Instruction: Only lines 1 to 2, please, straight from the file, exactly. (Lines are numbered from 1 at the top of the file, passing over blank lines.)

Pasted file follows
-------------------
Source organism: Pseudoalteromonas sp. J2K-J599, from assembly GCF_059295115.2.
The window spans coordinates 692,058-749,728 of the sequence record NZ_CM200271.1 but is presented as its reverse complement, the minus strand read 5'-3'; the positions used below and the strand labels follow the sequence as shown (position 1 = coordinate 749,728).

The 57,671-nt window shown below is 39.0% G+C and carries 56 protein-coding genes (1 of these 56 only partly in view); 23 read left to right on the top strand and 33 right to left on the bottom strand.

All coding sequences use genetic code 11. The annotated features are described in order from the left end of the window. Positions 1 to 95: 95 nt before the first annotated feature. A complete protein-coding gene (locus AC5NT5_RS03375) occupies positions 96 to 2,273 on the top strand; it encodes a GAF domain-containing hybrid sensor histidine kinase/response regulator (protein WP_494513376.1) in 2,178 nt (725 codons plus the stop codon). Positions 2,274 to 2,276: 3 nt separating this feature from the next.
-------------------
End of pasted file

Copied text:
Source organism: Pseudoalteromonas sp. J2K-J599, from assembly GCF_059295115.2.
The window spans coordinates 692,058-749,728 of the sequence record NZ_CM200271.1 but is presented as its reverse complement, the minus strand read 5'-3'; the positions used below and the strand labels follow the sequence as shown (position 1 = coordinate 749,728).